ARIES Supervisory Charter

ARIES Supervisory Charter

The ARIES Supervisory Charter defines the minimum standards and requirements expected within our Partnership for supervision of ARIES Postgraduate Researchers (PGRs)

With this charter, the basis for successful communication throughout the duration of the PhD is established with the obligations of the supervisors recorded. The list of duties is not exhaustive and the post-holder may be required to undertake additional duties and the duties may also be subject to change at anytime throughout the PGR’s studies. All ARIES supervisors are required to sign the charter to indicate their understanding and support of our expectations for supervision.

Primary Supervisor eligibility

The eligibility criteria for Primary Supervisors are that they:

  • are employed by, and usually based at, an ARIES hosting partner institute or school/department.
  • have a track record of research aligned to the NERC remit as evidenced by submission of research grant applications in the last 5 years to UK Research Councils, European Commission and Research Council, other UK or overseas government agencies, or similar bodies (charities, industry, etc.), in these relevant areas (unless they are new investigators – see below).
  • have a peer-reviewed publication record of research in the NERC remit in international journals that would be deemed “internationally excellent” or “world leading” according to current REF criteria.
  • would normally be eligible to be a PhD Primary Supervisor according to their institute’s criteria for institutionally-funded studentships.
  • have undertaken approved professional development training in relation to their supervisory role within the last 3 years.
  • have a 100% record of formal progress reporting for at least the previous 12 months for all of their PGR students.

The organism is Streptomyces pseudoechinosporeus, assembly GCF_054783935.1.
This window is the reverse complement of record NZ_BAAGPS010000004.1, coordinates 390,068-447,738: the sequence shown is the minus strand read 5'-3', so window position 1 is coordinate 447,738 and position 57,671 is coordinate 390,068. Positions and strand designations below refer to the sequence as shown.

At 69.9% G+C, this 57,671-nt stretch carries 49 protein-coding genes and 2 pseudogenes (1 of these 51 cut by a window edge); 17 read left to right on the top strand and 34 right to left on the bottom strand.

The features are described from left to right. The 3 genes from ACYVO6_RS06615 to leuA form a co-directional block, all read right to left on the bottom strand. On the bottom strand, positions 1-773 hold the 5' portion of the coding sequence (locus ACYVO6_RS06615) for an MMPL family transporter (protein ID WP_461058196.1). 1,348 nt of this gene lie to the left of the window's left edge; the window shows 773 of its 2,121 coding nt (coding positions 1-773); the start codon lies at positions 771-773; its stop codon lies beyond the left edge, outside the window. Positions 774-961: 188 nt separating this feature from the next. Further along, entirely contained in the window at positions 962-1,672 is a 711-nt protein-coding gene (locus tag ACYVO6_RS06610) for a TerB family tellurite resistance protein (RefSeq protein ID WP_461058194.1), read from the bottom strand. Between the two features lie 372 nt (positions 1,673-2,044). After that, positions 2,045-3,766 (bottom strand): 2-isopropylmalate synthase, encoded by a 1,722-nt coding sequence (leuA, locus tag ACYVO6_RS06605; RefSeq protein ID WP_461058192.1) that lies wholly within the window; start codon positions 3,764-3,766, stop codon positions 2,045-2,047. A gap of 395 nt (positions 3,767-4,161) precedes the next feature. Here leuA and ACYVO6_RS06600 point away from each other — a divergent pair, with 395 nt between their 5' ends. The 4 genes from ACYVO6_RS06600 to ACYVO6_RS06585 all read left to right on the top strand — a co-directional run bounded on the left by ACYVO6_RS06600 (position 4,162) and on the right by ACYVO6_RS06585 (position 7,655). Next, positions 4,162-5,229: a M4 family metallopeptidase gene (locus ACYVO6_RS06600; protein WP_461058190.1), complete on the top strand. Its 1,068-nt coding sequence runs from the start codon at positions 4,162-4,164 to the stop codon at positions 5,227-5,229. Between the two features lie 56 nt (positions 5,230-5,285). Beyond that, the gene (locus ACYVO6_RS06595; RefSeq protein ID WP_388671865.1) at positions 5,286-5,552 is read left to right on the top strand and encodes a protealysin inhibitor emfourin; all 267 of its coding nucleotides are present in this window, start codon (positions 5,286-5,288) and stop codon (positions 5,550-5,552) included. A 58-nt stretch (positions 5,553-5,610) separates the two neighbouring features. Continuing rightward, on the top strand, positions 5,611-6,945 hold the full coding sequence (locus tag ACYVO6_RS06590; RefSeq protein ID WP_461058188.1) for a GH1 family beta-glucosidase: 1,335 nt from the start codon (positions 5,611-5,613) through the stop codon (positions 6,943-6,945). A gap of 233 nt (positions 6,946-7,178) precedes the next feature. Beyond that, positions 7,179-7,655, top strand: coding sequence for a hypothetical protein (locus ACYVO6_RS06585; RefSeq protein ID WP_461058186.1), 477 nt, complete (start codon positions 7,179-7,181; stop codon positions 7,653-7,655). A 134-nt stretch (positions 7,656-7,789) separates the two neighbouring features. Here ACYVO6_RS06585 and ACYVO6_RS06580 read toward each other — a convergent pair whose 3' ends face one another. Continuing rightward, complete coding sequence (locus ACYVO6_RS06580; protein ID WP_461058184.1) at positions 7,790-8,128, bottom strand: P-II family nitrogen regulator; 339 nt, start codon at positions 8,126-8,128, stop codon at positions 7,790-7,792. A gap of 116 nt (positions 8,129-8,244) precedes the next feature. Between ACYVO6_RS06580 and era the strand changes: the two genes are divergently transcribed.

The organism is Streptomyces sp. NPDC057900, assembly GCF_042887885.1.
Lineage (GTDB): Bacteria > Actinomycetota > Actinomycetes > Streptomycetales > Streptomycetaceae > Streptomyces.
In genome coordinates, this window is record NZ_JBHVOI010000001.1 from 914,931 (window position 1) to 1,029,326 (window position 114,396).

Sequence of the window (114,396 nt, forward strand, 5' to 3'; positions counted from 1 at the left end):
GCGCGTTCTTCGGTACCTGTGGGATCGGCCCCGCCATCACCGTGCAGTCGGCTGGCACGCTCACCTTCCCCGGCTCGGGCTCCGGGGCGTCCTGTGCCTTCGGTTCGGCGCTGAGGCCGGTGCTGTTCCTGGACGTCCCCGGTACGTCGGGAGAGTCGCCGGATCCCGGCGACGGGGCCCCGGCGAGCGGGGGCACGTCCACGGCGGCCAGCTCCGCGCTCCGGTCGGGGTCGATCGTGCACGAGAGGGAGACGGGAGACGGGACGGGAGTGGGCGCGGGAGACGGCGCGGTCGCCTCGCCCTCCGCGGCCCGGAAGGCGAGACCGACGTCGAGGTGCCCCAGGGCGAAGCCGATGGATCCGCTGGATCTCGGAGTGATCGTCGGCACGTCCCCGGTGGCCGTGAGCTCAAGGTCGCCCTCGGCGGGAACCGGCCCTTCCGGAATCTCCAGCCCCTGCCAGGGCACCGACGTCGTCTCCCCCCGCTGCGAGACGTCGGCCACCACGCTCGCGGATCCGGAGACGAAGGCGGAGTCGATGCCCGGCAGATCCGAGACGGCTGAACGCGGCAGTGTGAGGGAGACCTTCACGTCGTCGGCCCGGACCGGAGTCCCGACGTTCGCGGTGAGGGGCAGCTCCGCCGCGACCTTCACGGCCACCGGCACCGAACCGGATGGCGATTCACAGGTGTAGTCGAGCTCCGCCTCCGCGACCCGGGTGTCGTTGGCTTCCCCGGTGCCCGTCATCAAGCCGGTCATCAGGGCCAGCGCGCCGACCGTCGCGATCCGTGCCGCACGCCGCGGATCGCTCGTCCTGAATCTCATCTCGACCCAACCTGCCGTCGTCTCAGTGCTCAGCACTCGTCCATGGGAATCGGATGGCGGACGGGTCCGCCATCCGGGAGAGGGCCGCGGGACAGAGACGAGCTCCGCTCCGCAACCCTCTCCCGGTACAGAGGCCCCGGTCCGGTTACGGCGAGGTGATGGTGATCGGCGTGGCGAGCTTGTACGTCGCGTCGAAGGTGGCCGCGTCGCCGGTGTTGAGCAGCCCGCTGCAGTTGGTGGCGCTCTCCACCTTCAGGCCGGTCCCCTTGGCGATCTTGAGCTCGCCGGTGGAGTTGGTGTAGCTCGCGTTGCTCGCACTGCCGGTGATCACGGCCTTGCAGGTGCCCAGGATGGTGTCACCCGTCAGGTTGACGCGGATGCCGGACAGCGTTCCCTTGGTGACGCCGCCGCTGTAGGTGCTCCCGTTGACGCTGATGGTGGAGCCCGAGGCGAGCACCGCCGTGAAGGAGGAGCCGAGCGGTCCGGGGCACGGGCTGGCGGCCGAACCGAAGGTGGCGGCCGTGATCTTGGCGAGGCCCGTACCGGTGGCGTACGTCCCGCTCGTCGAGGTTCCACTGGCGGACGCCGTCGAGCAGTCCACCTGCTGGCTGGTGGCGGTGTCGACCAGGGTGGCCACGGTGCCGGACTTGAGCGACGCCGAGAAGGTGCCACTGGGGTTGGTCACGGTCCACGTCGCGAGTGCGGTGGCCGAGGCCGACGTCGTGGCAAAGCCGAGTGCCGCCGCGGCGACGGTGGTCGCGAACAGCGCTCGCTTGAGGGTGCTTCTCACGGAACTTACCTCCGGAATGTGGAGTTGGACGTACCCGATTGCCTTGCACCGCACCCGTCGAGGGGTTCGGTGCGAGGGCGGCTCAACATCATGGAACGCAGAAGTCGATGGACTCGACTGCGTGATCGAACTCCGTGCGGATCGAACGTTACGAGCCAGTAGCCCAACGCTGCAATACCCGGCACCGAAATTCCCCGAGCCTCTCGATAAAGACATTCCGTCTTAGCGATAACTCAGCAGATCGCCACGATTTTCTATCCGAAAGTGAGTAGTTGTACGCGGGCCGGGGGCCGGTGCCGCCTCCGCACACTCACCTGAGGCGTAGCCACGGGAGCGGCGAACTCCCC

• are in compliance with NERC and DTP requirements.

Where an inexperienced primary supervisor is proposed (e.g. a new investigator), a more experienced supervisor will need to be nominated to the supervisory team, and be a signatory of this Supervisory Charter.

Supervisory teams

Supervisory teams must comprise a Primary Supervisor and at least two more members. For PGRs hosted by non-HEI Partners, the second supervisor must be based at and employed by the HEI of registration. All PGRs should have access to at least two supervisors at the institute in which they are primarily located. For CASE and Collaborative awards, the external partners will provide a supervisor to the team.

Dealing with conflicts

In the case of conflict arising between the PGR and one or more supervisors, those affected may contact the PGR Director at the host institution who will mediate impartially between the parties. In cases where the relationship problems cannot be resolved the ARIES Office should be consulted on any proposed changes to supervision and/or the project.

 Supervisory obligations

Wellbeing & Research Environment

  • Support the PGR both intellectually and personally and in accordance with the ARIES Equality, Diversity and Inclusion Policy.
  • Undertake Equality & Diversity, and unconscious bias training at least every two years.